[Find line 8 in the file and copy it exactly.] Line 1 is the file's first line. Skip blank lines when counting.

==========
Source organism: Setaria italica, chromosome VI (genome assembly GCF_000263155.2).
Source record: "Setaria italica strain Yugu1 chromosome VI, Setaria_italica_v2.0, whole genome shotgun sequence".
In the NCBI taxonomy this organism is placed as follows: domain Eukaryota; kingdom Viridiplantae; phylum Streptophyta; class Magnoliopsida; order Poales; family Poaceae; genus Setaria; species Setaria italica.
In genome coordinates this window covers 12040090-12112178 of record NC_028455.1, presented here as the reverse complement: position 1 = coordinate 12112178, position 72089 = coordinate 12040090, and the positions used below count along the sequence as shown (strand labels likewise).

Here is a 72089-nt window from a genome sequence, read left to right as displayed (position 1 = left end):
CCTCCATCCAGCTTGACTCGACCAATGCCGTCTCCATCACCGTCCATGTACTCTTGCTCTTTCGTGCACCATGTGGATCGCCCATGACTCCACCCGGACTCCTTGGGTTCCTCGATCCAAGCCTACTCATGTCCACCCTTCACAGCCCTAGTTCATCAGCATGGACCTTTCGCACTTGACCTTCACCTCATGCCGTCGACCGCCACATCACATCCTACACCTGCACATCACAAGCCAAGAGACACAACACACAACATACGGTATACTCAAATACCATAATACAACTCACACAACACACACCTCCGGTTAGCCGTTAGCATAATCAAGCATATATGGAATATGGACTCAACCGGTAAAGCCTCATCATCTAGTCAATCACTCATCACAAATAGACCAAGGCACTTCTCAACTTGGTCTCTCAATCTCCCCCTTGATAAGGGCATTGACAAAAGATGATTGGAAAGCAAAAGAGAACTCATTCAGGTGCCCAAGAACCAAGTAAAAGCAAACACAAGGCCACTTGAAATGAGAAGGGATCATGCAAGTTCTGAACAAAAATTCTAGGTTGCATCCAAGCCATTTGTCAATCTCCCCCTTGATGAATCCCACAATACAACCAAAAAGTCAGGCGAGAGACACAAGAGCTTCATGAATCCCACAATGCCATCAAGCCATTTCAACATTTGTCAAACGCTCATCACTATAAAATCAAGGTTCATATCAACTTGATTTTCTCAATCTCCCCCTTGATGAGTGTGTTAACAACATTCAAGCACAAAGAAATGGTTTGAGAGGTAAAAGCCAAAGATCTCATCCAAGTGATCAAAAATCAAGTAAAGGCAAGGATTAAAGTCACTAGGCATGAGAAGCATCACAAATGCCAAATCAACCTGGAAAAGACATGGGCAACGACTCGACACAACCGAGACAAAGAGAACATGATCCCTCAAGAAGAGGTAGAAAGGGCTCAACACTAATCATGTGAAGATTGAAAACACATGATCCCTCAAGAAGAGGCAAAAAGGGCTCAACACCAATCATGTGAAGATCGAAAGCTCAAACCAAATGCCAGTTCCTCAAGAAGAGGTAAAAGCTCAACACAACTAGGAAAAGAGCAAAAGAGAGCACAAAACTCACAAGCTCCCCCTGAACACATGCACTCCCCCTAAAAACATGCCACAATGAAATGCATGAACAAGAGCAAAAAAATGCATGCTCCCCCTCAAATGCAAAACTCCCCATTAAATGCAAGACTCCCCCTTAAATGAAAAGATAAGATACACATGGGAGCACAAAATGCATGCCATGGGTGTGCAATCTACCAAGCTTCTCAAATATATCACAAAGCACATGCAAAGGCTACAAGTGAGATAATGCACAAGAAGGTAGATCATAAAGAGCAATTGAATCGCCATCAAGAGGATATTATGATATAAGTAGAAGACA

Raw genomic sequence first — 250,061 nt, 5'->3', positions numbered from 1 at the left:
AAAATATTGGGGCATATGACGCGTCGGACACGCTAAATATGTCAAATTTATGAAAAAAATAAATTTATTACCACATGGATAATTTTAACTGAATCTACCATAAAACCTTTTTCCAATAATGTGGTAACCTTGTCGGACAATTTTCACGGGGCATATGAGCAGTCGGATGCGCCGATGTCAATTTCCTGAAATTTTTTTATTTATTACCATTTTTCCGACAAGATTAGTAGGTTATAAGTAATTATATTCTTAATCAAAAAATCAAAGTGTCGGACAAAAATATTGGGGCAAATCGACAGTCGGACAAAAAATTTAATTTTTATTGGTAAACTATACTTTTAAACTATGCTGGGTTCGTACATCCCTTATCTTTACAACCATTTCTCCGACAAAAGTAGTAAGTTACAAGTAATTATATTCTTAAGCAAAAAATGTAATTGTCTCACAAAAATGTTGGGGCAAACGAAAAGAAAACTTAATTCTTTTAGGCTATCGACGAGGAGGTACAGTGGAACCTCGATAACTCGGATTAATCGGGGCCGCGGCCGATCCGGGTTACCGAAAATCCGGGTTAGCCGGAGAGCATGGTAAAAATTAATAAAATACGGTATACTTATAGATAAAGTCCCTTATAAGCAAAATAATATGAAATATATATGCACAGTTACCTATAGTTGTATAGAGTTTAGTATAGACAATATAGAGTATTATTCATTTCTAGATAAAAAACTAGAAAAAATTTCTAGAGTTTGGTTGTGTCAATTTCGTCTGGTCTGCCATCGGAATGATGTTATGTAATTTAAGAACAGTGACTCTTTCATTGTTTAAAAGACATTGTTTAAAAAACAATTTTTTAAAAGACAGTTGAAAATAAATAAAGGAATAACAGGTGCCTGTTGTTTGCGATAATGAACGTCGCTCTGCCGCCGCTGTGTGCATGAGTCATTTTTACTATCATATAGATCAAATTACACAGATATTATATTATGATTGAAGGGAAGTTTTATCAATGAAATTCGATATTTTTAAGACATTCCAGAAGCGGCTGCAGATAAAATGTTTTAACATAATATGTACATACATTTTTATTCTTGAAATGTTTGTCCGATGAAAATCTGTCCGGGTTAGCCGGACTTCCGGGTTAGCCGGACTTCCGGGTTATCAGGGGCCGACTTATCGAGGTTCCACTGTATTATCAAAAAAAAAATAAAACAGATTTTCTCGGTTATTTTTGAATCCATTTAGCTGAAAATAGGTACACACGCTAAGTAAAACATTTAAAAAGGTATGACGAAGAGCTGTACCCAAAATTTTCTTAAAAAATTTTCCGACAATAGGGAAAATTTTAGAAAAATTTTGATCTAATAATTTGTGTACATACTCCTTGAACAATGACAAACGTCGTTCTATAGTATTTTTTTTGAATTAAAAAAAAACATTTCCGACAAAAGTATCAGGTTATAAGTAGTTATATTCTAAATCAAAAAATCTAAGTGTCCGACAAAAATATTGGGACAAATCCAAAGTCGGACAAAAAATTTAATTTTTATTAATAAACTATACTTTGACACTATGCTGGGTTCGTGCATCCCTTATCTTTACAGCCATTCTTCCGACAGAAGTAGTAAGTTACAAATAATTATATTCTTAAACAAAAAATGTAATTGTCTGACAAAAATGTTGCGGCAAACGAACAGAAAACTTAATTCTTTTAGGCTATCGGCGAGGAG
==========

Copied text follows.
AAAATATTGGGGCATATGACGCGTCGGACACGCTAAATATGTCAAATTTATGAAAAAAATAAATTTATTACCACATGGATAATTTTAACTGAATCTACCATAAAACCTTTTTCCAATAATGTGGTAACCTTGTCGGACAATTTTCACGGGGCATATGAGCAGTCGGATGCGCCGATGTCAATTTCCTGAAATTTTTTTATTTATTACCATTTTTCCGACAAGATTAGTAGGTTATAAGTAATTATATTCTTAATCAAAAAATCAAAGTGTCGGACAAAAATATTGGGGCAAATCGACAGTCGGACAAAAAATTTAATTTTTATTGGTAAACTATACTTTTAAACTATGCTGGGTTCGTACATCCCTTATCTTTACAACCATTTCTCCGACAAAAGTAGTAAGTTACAAGTAATTATATTCTTAAGCAAAAAATGTAATTGTCTCACAAAAATGTTGGGGCAAACGAAAAGAAAACTTAATTCTTTTAGGCTATCGACGAGGAGGTACAGTGGAACCTCGATAACTCGGATTAATCGGGGCCGCGGCCGATCCGGGTTACCGAAAATCCGGGTTAGCCGGAGAGCATGGTAAAAATTAATAAAATACGGTATACTTATAGATAAAGTCCCTTATAAGCAAAATAATATGAAATATATATGCACAGTTACCTATAGTTGTATAGAGTTTAGTATAGACAATATAGAGTATTATTCATTTCTAGATAAAAAACTAGAAAAAATTTCTAGAGTTTGGTTGTGTCAATTTCGTCTGGTCTGCCATCGGAATGATGTTATGTAATTTAAGAACAGTGACTCTTTCATTGTTTAAAAGACATTGTTTAAAAAACAATTTTTTAAAAGACAGTTGAAAATAAATAAAGGAATAACAGGTGCCTGTTGTTTGCGATAATGAACGTCGCTCTGCCGCCGCTGTGTGCATGAGTCATTTTTACTATCATATAGATCAAATTACACAGATATTATATTATGATTGAAGGGAAGTTTTATCAATGAAATTCGATATTTTTAAGACATTCCAGAAGCGGCTGCAGATAAAATGTTTTAACATAATATGTACATACATTTTTATTCTTGAAATGTTTGTCCGATGAAAATCTGTCCGGGTTAGCCGGACTTCCGGGTTAGCCGGACTTCCGGGTTATCAGGGGCCGACTTATCGAGGTTCCACTGTATTATCAAAAAAAAAATAAAACAGATTTTCTCGGTTATTTTTGAATCCATTTAGCTGAAAATAGGTACACACGCTAAGTAAAACATTTAAAAAGGTATGACGAAGAGCTGTACCCAAAATTTTCTTAAAAAATTTTCCGACAATAGGGAAAATTTTAGAAAAATTTTGATCTAATAATTTGTGTACATACTCCTTGAACAATGACAAACGTCGTTCTATAGTATTTTTTTTGAATTAAAAAAAAACATTTCCGACAAAAGTATCAGGTTATAAGTAGTTATATTCTAAATCAAAAAATCTAAGTGTCCGACAAAAATATTGGGACAAATCCAAAGTCGGACAAAAAATTTAATTTTTATTAATAAACTATACTTTGACACTATGCTGGGTTCGTGCATCCCTTATCTTTACAGCCATTCTTCCGACAGAAGTAGTAAGTTACAAATAATTATATTCTTAAACAAAAAATGTAATTGTCTGACAAAAATGTTGCGGCAAACGAACAGAAAACTTAATTCTTTTAGGCTATCGGCGAGGAG